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VLCCs and Japanese-built handysizes best bet for asset plays

The gap between older crude tankers being scrapped and future demand uncertainty may produce a sudden spike soon. Meanwhile, on minor bulks, being built in Japan is an unmatched liquidity asset

Limited opportunities for asset plays in the past 10 years, as well as the current cautious approach to investment in the next generation of new ships, suggests that certain sectors may spike in the next two to three years

TYPICALLY for a discussion on asset plays in shipping at Asia’s freewheeling capitalist centre of Hong Kong, panellists at the Asian Logistics and Maritime Conference went in big and strong, suggesting very large crude carriers and solid Japanese-built handysizes were the best bets.

Wah Kwong Maritime Transport managing director William Fairclough said that many of the previous generation of very large crude carriers built in the early 2000s would reach their 20-year special surveys, but be unlikely to pass this hurdle.

Meanwhile, in the preceding 10 years, the dire crude tanker market has led to a lack of confidence in the most suitable type of vessel to invest in with many owners simply waiting, and this could lead to new opportunities, he added.

“The cycles when they come, they tend to take you by surprise, that is the nature of the industry that we are in, and I think there are certain signals that those 10 years of bad market are really starting to have an effect on what may plant the seed for the next opportunities on asset play,” said Mr Fairclough.

While pointing out that there have been very limited opportunities on asset play during the past 10 years since around 2010, he notes that the current cautious approach to investment in the next generation of ships suggests that during the next two to three years, “there could be certain sectors where there could be a good chance where the asset play will prove it is alive and kicking”.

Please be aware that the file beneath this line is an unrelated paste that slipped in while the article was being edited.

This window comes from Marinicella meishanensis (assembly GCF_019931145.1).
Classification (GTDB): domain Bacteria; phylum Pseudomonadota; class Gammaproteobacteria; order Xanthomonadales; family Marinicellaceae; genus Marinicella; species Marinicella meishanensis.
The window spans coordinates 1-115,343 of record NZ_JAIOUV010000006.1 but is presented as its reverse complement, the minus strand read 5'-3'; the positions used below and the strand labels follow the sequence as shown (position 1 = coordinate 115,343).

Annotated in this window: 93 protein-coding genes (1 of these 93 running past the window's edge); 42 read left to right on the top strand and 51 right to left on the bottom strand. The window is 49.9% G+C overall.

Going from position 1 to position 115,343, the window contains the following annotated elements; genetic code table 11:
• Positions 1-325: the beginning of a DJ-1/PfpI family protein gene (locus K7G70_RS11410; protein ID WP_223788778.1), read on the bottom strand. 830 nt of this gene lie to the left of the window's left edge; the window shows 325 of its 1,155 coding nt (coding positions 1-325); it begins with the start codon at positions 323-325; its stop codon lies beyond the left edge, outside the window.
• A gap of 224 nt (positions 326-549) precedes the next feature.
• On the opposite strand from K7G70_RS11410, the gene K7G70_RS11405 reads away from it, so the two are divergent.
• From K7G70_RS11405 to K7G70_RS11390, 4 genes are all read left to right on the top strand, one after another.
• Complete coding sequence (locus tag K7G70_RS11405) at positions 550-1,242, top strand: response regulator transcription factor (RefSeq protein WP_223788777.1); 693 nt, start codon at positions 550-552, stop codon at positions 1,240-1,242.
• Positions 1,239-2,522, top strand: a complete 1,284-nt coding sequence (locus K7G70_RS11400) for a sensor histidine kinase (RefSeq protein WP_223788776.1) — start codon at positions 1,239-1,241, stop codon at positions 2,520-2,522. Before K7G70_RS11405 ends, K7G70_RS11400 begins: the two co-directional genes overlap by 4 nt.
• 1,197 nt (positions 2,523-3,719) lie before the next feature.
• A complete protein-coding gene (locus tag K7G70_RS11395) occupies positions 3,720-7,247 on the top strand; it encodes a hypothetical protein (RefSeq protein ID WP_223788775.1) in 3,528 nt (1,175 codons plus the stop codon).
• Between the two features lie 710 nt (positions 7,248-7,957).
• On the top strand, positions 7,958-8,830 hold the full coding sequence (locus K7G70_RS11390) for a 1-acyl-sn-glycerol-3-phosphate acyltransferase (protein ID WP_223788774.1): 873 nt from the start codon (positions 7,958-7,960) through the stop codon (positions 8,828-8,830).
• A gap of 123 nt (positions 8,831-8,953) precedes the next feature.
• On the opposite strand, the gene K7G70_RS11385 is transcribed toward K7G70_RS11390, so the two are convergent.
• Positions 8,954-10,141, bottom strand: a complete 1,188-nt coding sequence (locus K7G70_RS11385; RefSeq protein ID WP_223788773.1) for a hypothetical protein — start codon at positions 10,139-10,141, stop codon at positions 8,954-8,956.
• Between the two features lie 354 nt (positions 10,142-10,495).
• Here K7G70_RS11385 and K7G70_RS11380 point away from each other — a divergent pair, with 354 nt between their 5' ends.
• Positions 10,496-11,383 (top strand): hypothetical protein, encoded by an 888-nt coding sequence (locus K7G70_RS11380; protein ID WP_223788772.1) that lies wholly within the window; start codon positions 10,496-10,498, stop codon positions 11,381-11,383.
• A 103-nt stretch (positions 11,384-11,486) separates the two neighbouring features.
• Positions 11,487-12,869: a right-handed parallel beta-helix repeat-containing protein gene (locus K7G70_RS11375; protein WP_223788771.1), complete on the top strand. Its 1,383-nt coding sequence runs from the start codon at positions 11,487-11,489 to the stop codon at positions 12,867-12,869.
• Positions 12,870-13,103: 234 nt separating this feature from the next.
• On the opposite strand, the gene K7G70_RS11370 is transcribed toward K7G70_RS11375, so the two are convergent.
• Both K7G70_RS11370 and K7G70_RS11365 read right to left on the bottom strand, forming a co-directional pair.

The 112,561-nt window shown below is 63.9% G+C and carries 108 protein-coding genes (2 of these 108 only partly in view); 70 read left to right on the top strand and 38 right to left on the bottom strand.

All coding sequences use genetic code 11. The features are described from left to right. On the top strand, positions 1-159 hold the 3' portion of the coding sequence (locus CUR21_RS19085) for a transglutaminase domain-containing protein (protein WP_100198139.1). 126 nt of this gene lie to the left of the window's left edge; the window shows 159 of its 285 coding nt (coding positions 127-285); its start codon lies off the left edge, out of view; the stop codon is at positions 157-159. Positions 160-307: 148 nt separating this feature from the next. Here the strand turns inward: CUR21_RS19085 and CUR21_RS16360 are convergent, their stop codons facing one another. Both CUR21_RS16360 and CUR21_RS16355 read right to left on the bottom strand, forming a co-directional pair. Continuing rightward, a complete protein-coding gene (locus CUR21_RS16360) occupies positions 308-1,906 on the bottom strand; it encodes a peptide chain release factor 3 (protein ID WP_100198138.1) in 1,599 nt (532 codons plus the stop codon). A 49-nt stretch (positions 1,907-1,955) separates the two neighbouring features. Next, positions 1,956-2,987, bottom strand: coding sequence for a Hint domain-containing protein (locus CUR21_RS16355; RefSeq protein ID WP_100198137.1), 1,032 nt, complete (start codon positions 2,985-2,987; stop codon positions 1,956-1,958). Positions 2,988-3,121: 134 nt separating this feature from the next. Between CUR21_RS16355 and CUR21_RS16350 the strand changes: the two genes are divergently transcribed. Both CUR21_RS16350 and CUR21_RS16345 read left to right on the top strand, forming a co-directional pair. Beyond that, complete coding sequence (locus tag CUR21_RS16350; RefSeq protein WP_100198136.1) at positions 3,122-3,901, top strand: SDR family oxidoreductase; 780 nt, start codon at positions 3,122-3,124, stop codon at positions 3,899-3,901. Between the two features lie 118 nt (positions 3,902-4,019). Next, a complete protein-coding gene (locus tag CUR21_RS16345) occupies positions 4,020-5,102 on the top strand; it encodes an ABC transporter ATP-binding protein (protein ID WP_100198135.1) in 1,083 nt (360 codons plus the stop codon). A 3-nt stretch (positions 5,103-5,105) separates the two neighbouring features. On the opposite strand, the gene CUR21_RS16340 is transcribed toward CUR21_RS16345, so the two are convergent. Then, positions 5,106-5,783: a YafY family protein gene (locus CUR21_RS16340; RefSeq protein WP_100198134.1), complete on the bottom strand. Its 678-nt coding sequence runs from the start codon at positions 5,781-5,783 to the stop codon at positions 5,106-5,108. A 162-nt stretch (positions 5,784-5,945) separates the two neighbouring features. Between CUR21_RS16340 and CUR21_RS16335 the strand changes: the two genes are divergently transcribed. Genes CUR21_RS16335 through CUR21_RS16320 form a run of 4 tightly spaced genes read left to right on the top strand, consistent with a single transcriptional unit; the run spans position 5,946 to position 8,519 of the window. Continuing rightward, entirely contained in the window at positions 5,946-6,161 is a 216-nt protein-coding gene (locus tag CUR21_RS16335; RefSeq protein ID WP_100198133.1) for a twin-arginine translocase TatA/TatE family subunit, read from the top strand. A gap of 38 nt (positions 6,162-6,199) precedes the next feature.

He suggested that for crude oil carriers there is “definitely a cliff coming”.

Mr Fairclough explained that by the early 2040s the current generation of newbuilding very large crude carriers being built in the next year or two will reach the end of their economic life, and possibly with the requirements for the transportation of oil being markedly less than currently this point may come even sooner.

“There is a very rational reluctance to invest in a many newbuildings to replace that very significant proportion of the fleet”, since there is little clarity on the future requirements. As such, there will not be a huge number of conventionally powered large tankers ordered during the next five years, he said, which would make the market vulnerable to supply shocks.

This, in turn, led panel moderator Mandarin Shipping chairman Tim Huxley to joke that “perhaps the second-hand VLCC is the great punt for the next few years”.

Minor bulks specialist Taylor Maritime’s chief executive officer Edward Buttery meanwhile said that when he started up his relatively new company, he was raising funds from scratch and it was based solely on asset plays. “Liquidity is basically all that anyone, especially in New York wants,” he said.

This explains why the company almost exclusively owns Japanese-built ships. “Japanese handys in our segment is critical for liquidity because they are so much easier to sell,” he added.

Dismissing doubts about ability to gain decent yields on these costlier investments compared with Chinese-built vessels, Mr Buttery explained that during the past 20 years, as long as the purchase price is less than $10m, if a 10-year-old Japanese-built handysize is fixed on the average time charter rate over that period an owner would return a yield of 9.5% on average.

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